Questions or disputes as to the meaning of terms which arise during jury deliberations should be settled by the court after consultation with counsel, in supplemental instructions. Such guidance will avoid the danger that jurors will use the dictionary to construct their own definition of legal terms which do not accurately or fairly reflect applicable law.
United States v. Birges, 723 F.2d at 670-71.
Granted Birges and Gunter are criminal cases, this, however, in no way detracts from the announced salutary rule given therein. Here the district court's actions suffer from three vices: the definition was read from the dictionary, was read to the jury over counsel's objections without any supplemental instructions or directions by the district court, and the definition given neither fairly nor accurately described and phrase "poorly differentiated tumor " in the medical context in which the term was used. In fact, no safeguards were taken other than the court's own announced perplexity with a novel situation.
Under the circumstances shown herein, we find that the prejudice to Harold's case is apparent and that the measures taken by the court in reading from the dictionary caused Harold substantial prejudice. See Osborne v. United States, 351 F.2d 111, 119 (8th Cir.1955).
Accordingly, the judgment is reversed and remanded for a new trial.
LAY, Chief Judge, concurring.
I am pleased to join Judge McMillian's well-reasoned opinion. I write separately, however, because of counsel's suggestion that the trial court erred in foreclosing counsel's personal participation in the voir dire.
Fed.R.Civ.P. 47(a) provides the trial court the discretion to permit counsel to conduct voir dire or to allow counsel and the court both to conduct voir dire. My experience is that most trial judges, both federal and state, allow counsel to participate in the voir dire. On the other hand I fully realize that some federal judges feel that counsel should not participate in the voir dire primarily because (1) counsel will attempt to prejudice potential jurors and (2) reasonable time limitations will be violated by lawyers abusing the right to question the panel. It seems to me the middle ground of allowing both counsel and court to participate in the voir dire is the most fair and flexible means to provide a fair selection of jurors. Furthermore, joint participation more readily conforms to the flexibility and contemplation of rule 47(a).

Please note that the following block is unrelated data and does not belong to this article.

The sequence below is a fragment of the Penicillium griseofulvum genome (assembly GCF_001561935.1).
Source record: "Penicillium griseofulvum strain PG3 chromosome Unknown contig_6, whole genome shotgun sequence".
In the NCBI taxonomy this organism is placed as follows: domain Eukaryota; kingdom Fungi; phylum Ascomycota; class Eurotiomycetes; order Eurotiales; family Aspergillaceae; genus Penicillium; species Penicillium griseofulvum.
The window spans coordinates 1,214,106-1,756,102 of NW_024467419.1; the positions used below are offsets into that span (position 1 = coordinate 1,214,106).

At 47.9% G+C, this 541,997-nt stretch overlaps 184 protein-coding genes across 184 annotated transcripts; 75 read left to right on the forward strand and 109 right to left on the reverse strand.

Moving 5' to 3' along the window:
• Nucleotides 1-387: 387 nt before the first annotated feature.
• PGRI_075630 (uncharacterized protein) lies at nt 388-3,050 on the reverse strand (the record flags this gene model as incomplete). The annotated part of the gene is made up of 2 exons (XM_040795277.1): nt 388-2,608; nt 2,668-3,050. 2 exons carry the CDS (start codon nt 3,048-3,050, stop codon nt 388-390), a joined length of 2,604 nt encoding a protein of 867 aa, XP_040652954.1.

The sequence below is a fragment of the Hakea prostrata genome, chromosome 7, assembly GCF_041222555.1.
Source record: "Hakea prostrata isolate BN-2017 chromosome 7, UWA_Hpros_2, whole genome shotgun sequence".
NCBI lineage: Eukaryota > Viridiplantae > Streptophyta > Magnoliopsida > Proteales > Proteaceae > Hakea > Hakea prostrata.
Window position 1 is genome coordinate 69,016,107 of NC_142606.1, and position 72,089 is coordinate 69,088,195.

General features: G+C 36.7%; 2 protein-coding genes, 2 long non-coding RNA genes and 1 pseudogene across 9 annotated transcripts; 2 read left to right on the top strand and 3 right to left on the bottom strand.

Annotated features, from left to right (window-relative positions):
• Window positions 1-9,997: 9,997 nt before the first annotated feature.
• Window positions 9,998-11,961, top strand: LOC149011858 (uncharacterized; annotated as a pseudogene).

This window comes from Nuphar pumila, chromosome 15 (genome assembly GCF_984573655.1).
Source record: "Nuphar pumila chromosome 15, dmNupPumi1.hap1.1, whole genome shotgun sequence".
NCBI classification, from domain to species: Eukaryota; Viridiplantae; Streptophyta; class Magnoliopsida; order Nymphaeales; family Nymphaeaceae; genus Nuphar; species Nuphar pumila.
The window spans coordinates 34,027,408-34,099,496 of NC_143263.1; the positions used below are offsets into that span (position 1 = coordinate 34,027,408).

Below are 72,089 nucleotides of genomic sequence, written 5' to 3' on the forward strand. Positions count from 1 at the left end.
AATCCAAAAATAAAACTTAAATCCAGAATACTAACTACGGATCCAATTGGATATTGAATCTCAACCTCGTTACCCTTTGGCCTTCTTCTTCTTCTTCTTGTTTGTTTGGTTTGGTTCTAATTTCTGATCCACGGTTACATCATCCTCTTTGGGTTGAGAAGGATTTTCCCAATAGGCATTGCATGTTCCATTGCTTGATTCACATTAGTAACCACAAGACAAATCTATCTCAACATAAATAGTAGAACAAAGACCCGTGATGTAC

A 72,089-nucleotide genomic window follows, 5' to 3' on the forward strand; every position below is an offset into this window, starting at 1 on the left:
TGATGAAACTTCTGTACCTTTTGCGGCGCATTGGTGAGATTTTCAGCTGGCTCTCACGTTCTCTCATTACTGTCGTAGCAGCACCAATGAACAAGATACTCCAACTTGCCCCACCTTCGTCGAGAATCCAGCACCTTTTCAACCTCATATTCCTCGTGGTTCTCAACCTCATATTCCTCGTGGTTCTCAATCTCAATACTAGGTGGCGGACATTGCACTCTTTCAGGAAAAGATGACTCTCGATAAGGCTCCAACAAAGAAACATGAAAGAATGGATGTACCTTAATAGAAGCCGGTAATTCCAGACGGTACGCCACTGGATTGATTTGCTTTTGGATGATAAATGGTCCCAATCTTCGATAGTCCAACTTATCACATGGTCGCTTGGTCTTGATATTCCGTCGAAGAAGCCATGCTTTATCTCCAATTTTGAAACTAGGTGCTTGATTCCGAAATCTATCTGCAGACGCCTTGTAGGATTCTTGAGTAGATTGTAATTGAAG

My colleagues in Hicks v. Mickelson, 835 F.2d 721 (8th Cir.1987), have suggested otherwise. Their "additional comments" were not necessary to that opinion anymore than my present comments are necessary to this opinion. I do, however, disagree with them. In thirty-eight years as a lawyer and occasional trial judge I have participated in literally hundreds of voir dire of juries. I say this not to suggest that my judgment is any better than theirs. They simply speak from their experience and I speak from my own. We are all products of our experiences. However, aside from our own personal backgrounds, we are all governed by a rule of procedure which does not provide an inflexible view urged by the panel in Hicks.
Rule 47(a) was drafted in contemplation of lawyer participation; its origin is not of singular experience, but represents an empirical view of distinguished lawyers and judges who constituted the Advisory Committee on the Federal Rules of Civil Procedure. These rules were recommended by the Judicial Conference of the United States and approved by the Supreme Court. Although rule 47(a) allows the court to conduct voir dire it certainly does not, however, preclude participation by the trial lawyer, as my colleagues suggest the better policy to be. Rather, rule 47(a) unequivocally states that trial judges may either permit attorneys to conduct the examination of prospective jurors or they may conduct the examination themselves, allowing counsel to jointly participate by propounding additional questions for them to ask.
The grave danger of a voir dire controlled solely by the judge is found in the unnecessary reversal of cases where the judge offers allegedly neutral, flat and non-penetrating questions to potential jurors.1 Where the judge alone conducts the voir dire it generally provides a paucity of information to allow a judgmental exercise for peremptory challenges by counsel. Furthermore, if lawyers are continually denied a fair participation in voir dire, inflexible legislation requiring voir dire solely by lawyers may well be the answer. See S. 677, 98th Cong., 1st Sess., 129 Cong.Rec. S2122 (1983) (amending Fed.R.Civ.P. 47(a) to require that each side's counsel be afforded at least thirty minutes to question prospective jurors). Voter registration lists contain a far greater number of trial lawyers than trial judges.